We have all been faced with negative attitudes towards homosexuality in one way or another.

It could have been when a stranger wound down their car window to call you a ‘faggot’ as you were walking past, or when your uncle wiped his hand against his leg after shaking your hand, but did not wipe it after shaking the hand of your straight brother.

These attitudes are not easily changed. Despite it being nearly four decades since homosexuality stopped being considered a mental illness, the recent federal election reaffirmed that in 2010 there is still a stigma in this country that homosexuality is a second-rate lifestyle.

One reason these attitudes are so hard to change is that they can exist both consciously and unconsciously in people.

An exploratory study, unlike any other conducted in Australia before, currently being completed by Joel Anderson at the Australian Catholic University, is looking closely at explicit (conscious) and implicit (unconscious) attitudes towards homosexuality and the impact religion has on these attitudes.

Though previous research has consistently shown there to be a relationship between religion and prejudice, and religion and homophobia, this is the first time in Australia that research has looked at whether people who are religious have an implicit bias towards heterosexuality more than people who are not religious.

To clarify, an implicit attitude is a view someone does not consciously make. It is unacknowledged and out of the realm of the person’s awareness. In other words, it is an automatic reaction, for example, when you are shopping with a same-sex partner and you receive different treatment from opposite-sex couples.

Anderson says that this occurs, “not necessarily because the sales assistant is homophobic, but because they have an implicit or inner bias towards heterosexuality”.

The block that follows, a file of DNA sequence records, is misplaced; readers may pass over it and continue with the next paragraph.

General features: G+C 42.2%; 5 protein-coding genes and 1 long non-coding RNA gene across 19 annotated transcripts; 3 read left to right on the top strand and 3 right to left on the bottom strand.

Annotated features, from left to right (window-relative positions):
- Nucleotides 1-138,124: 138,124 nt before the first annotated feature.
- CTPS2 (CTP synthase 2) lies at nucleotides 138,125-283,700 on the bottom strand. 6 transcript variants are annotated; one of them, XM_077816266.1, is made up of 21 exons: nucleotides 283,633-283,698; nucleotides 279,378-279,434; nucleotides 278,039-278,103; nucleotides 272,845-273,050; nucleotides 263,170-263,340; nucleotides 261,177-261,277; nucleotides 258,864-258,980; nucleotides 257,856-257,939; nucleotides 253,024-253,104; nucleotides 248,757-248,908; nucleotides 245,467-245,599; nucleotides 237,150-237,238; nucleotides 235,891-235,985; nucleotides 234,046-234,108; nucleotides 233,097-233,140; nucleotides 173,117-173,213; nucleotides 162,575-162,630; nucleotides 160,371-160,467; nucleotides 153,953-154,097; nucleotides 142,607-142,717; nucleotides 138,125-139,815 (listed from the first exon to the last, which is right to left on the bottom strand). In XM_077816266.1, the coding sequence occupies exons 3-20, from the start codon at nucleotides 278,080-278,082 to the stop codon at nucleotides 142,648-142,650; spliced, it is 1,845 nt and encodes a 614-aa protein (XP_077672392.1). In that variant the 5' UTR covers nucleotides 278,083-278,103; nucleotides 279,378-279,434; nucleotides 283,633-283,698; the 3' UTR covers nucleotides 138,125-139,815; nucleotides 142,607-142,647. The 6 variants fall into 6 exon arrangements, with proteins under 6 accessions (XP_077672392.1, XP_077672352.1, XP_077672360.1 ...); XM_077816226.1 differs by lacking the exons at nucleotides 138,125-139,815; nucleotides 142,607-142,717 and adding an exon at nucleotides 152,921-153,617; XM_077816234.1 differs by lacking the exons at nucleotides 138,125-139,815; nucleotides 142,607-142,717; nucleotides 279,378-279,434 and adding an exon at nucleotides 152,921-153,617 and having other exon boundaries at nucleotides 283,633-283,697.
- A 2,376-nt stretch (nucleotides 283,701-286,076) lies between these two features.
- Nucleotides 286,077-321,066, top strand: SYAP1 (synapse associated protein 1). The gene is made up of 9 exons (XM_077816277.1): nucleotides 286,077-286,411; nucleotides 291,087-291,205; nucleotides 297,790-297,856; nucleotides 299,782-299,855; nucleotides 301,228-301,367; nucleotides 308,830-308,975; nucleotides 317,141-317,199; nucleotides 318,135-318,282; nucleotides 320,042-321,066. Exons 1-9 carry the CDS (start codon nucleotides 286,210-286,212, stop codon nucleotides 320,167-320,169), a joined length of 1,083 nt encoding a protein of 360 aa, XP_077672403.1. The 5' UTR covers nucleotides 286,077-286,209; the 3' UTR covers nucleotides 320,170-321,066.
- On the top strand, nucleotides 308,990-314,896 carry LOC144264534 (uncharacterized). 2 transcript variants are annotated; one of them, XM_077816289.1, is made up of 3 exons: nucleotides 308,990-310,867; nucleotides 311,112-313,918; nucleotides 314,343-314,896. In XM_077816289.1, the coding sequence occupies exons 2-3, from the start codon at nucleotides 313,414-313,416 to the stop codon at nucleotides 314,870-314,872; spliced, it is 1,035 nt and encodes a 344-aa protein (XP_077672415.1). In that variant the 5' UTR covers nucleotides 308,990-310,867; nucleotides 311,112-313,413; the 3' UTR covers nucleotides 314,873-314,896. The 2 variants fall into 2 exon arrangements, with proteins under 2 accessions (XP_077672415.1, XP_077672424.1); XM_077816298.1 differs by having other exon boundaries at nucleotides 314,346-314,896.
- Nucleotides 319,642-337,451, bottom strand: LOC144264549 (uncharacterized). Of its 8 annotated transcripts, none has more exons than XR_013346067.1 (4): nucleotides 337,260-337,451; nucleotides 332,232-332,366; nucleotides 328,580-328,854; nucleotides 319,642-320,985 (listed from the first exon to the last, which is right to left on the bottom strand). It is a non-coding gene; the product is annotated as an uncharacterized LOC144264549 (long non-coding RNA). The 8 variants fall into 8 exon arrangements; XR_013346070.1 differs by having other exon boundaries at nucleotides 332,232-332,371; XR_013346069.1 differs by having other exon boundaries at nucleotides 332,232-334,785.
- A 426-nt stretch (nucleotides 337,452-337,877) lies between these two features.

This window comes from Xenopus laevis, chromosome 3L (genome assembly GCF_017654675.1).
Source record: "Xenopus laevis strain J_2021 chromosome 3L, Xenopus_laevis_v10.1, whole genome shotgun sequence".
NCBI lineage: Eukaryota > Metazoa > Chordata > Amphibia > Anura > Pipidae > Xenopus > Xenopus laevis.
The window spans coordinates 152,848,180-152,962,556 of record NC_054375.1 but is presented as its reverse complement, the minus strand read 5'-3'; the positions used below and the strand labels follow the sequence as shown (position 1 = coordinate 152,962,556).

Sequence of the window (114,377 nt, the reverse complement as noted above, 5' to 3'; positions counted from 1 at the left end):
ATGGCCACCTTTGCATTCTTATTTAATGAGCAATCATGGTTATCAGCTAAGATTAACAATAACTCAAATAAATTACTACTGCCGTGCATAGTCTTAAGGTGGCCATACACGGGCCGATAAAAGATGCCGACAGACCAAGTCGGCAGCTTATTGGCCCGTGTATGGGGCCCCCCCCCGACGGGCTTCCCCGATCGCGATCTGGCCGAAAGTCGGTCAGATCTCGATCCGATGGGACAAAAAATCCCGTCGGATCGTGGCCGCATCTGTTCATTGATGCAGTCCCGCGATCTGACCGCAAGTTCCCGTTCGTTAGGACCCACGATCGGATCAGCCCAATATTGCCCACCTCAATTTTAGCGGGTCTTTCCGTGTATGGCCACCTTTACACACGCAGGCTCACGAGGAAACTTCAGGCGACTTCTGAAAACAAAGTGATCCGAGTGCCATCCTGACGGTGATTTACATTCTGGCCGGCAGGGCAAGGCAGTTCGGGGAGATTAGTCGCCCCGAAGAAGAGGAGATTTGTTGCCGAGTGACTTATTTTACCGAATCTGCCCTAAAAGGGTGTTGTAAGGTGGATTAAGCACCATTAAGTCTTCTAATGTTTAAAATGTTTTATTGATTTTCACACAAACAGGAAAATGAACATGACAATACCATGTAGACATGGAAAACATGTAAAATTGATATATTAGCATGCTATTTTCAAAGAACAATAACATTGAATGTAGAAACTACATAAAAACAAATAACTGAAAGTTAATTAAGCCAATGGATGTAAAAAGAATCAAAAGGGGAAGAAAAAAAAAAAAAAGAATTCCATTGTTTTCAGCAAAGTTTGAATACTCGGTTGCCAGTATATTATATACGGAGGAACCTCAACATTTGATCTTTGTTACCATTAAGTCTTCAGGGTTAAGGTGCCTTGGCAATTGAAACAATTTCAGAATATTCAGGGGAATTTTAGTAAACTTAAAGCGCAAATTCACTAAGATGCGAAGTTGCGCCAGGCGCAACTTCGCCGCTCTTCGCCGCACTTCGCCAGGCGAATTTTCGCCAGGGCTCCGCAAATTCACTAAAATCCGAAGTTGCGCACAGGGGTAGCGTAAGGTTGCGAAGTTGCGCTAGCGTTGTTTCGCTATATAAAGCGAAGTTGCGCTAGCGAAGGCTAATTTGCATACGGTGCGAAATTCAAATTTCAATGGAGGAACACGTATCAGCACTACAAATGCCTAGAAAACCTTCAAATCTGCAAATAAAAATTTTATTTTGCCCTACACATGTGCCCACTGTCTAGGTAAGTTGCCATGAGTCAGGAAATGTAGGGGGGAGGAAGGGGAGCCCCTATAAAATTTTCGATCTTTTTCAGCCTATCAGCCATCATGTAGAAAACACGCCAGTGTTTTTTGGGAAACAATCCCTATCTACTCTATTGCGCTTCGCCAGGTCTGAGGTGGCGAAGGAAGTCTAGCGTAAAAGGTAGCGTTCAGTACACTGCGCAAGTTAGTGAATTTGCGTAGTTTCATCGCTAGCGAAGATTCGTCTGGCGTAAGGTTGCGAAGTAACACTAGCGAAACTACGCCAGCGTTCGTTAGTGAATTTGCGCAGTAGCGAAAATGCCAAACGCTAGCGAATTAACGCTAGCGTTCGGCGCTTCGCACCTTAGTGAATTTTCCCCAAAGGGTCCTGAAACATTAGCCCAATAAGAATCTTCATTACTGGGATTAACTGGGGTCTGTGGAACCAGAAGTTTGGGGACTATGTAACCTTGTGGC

In comparison, an explicit attitude, according to Anderson, “is a person’s conscious view of something, someone or a concept. It is an attitude they are generally aware of and one which they express”.

Individuals can measure their own explicit attitudes because they are conscious and aware of them; if someone asked you what your attitude was towards gay people adopting children, your answer, whatever it may be, would be an explicit attitude you hold. However, implicit attitudes are not as easily measured.

According to Anderson, tests have previously been conducted to assess implicit attitudes towards homosexuality using measures such as the Implicit Association Test. This research has concluded that homosexuality is evaluated significantly less positively than heterosexuality and this has been interpreted as evidence of implicit homophobia.

Anderson’s study, which is using a new measure referred to as the GNAT (Go/No-Go Association Task), will allow us to see if the presence of religion in a person’s life impacts on their implicit attitudes towards homosexuality.

“If people who identify as Christian all turn out to have significantly more negative implicit attitudes towards homosexuality (higher levels of homophobia), than their explicit attitudes, then we want to ask why,” Anderson said.

“In this example, we may conclude that although it is no longer socially acceptable to exhibit prejudice such as homophobia … religious beliefs may cause people to unknowingly evaluate homosexuality in a negative light.”

Such a study reveals the complexity involved in understanding people’s attitudes towards homosexuality, particularly when such attitudes are expressed in violent ways.

As Sergeant Scott Davis, manager of the Gay and Lesbian Advisory Unit at the Victoria Police indicates, most homophobic crimes are opportunistic.

“That is, the offender has not gone out to target a gay person, but a gay person presents in front of them and the offender targets them as they are in the street,” Davis said.

“During the attack the offender may believe that he has identified that the victim is gay and makes comments about that during the attack.”

The offender in this scenario may not consciously want to commit an attack against a homosexual. When he encounters a gay person and his automatic reaction is to attack, that is revealing an implicit attitude the offender has towards homosexuality. However, when the offender makes comments about the victim being gay, that is an explicit and conscious expression of the offender’s attitude towards homosexuality.

Anderson’s study will contribute to understandings of intolerance and the factors involved specifically in homophobia.

Though Anderson says attitudes are not easily changed, such a study is a step in the right direction towards “enlightening all involved about what is actually going on, what the facts are, and through research, what causes differences in attitudes towards sexuality”.

This is particularly important because, as Davis asserts, “many straight people believe that all the issues of homophobia are over now and that is clearly not the case. We need to highlight that all people play a role in challenging homophobia”.

By Tom Jones

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